- The Washington Times - Wednesday, April 24, 2002

ROME Pope John Paul II told American cardinals yesterday that sex abuse of children is "rightly considered a crime" by society and that there is no place for pedophiles in religious life.
But the pope stopped short of saying specifically whether abusers automatically will be defrocked.
Addressing an extraordinary meeting of U.S. cardinals and senior Vatican officials, the pope offered an apology to Catholics in the United States, where 55 priests have been removed from their parishes since January. One former priest, John G. Geoghan, is accused of molesting more than 130 children in Boston.
"To the victims and their families, wherever they may be, I express my profound sense of solidarity and concern," the pope said.
Twelve cardinals and two bishops from the United States are meeting with Vatican officials in Rome to find ways to stem the scandal that has shaken the confidence of the faithful, led to the resignation of one bishop and cost the church millions of dollars in legal settlements.
The pope's words yesterday were the strongest since accusations of sex abuse by priests began pouring out in January.
"People need to know that there is no place in the priesthood and religious life for those who would harm the young," he said.
"The abuse which has caused this crisis is by every standard wrong and rightly considered a crime by society. It is also an appalling sin in the eyes of God."
The 81-year-old pontiff said he hoped the American crisis would lead to a "purification of the entire Catholic community" and a "holier priesthood."
The pope said the U.S. cardinals who arrived in Rome on Monday "are now working to establish more reliable criteria to ensure that such mistakes are not repeated."
The cardinals are debating whether to adopt what the American media has dubbed a "one strike and you're out" policy for priests found guilty of abusing children.
Some Vatican watchers said the pope appeared equivocal on whether to adopt such a policy.
He said that "while recognizing how indispensable these criteria are, we cannot forget the power of Christian conversion, that radical decision to turn away from sin and back to God, which reaches to the depths of a person's soul and can work extraordinary change."
But Cardinal Roger Mahoney of Los Angeles said there is no doubt the pope favors zero tolerance.
"You can convert hearts and offer reconciliation, but you can't reassign them," he said. The pope "is being as clear as he can be."
"There is no place for abusers in the priesthood," he said.
Vatican sources said the cardinals are likely to adopt guidelines today, to be presented to the American bishops' conference in June, in which priests who abuse young children automatically will be removed.
"The cardinals will come up with positions that they know Rome will support if they enforce them," one source said.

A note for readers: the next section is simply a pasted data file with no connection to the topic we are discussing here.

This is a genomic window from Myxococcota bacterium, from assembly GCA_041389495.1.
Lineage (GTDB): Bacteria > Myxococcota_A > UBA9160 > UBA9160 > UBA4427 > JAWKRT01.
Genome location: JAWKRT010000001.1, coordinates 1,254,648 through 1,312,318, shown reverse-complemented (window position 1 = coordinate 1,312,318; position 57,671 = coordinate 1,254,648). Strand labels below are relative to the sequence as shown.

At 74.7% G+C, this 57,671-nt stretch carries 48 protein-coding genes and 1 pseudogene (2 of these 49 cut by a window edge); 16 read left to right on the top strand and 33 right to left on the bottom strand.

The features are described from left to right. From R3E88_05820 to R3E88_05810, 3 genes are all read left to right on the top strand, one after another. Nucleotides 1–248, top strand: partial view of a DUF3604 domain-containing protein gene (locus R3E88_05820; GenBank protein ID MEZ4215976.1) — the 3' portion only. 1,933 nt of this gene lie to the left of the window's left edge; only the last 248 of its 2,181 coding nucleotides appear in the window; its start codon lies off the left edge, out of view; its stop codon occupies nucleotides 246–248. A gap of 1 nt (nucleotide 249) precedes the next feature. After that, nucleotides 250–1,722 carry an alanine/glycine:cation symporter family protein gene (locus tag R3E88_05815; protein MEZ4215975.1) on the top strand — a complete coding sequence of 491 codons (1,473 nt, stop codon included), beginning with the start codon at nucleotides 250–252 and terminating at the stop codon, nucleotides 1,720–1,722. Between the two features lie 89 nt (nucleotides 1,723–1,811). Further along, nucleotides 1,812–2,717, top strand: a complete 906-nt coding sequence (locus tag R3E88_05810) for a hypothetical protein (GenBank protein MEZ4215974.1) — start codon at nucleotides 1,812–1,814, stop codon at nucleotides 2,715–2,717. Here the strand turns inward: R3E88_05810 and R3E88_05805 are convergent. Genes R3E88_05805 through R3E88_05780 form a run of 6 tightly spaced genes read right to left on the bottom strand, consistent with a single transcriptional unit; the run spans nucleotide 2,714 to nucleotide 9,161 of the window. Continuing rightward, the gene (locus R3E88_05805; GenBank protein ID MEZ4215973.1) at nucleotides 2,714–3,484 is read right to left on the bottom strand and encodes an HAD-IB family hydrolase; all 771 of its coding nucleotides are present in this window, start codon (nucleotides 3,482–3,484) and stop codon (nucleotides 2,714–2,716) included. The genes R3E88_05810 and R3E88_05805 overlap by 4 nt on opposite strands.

In the past, American bishops adopted similar guidelines, but they were not applied in all dioceses, in part because they did not have the Vatican's approval, the source said.
The guidelines might be less strict with priests who have sex with teen-agers, the source said.
"The line may be drawn when young people are old enough to know what they're doing, if they are of an age where in some countries they can get married. But there's not really much room for maneuver."
The American Church is also expected to adopt much more stringent rules for entry to seminaries, including the screening of homosexuals.
"They'll try and weed out people who look as if they are going to have problems," the source said. "A person could have a homosexual orientation but could live in a way that is compatible with celibacy."
The pope made no direct comment on moves by some cardinals behind the scenes at the conference to force the resignation of Cardinal Bernard Law of Boston, who is accused of mishandling sex-abuse cases by reassigning accused offenders.
The pope said only that "bishops and superiors are concerned above all else with the spiritual good of souls."
Cardinal Francis George of Chicago told a press conference that whether Cardinal Law should resign was not raised during yesterday's closed-door session.
But Cardinal George said Cardinal Law told the group that "if he hadn't made some terrible mistakes, we probably would not be here" and apologized. After a secret meeting with the pope last week, Cardinal Law said he would not step down.
Cardinal George also said that there was no prospect of the meeting challenging priestly celibacy, which many liberal U.S. Catholics see as contributing to pedophilia in the clergy. The cardinals had discussed celibacy, he said, "but so as to reinforce it, not to put it in question."
Asked whether the conference is likely to adopt guidelines amounting to one strike and you're out, Cardinal George said, "There is not a total consensus between the U.S. hierarchy here this week."
Outside the United States, sex scandals in recent years have cropped up in other countries, including Austria, Ireland, France, Australia and the pope's native Poland.

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